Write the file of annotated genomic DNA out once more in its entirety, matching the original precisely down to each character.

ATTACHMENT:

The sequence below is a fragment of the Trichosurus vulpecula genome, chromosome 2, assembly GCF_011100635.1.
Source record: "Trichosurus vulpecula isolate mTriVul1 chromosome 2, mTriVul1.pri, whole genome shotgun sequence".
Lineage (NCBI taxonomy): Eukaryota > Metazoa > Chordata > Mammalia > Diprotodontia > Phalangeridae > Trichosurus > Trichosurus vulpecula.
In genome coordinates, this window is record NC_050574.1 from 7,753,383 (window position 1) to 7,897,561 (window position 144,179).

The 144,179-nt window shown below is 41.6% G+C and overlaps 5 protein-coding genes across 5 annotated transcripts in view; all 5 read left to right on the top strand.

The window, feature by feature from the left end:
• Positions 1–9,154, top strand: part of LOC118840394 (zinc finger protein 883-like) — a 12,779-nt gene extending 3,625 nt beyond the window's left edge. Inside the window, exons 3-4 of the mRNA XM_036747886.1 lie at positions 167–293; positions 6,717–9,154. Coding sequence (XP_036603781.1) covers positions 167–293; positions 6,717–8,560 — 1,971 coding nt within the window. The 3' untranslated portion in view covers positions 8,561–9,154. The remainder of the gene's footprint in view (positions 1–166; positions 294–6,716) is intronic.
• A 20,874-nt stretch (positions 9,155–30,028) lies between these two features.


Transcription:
The sequence below is a fragment of the Trichosurus vulpecula genome, chromosome 2, assembly GCF_011100635.1.
Source record: "Trichosurus vulpecula isolate mTriVul1 chromosome 2, mTriVul1.pri, whole genome shotgun sequence".
Lineage (NCBI taxonomy): Eukaryota > Metazoa > Chordata > Mammalia > Diprotodontia > Phalangeridae > Trichosurus > Trichosurus vulpecula.
In genome coordinates, this window is record NC_050574.1 from 7,753,383 (window position 1) to 7,897,561 (window position 144,179).

The 144,179-nt window shown below is 41.6% G+C and overlaps 5 protein-coding genes across 5 annotated transcripts in view; all 5 read left to right on the top strand.

The window, feature by feature from the left end:
• Positions 1–9,154, top strand: part of LOC118840394 (zinc finger protein 883-like) — a 12,779-nt gene extending 3,625 nt beyond the window's left edge. Inside the window, exons 3-4 of the mRNA XM_036747886.1 lie at positions 167–293; positions 6,717–9,154. Coding sequence (XP_036603781.1) covers positions 167–293; positions 6,717–8,560 — 1,971 coding nt within the window. The 3' untranslated portion in view covers positions 8,561–9,154. The remainder of the gene's footprint in view (positions 1–166; positions 294–6,716) is intronic.
• A 20,874-nt stretch (positions 9,155–30,028) lies between these two features.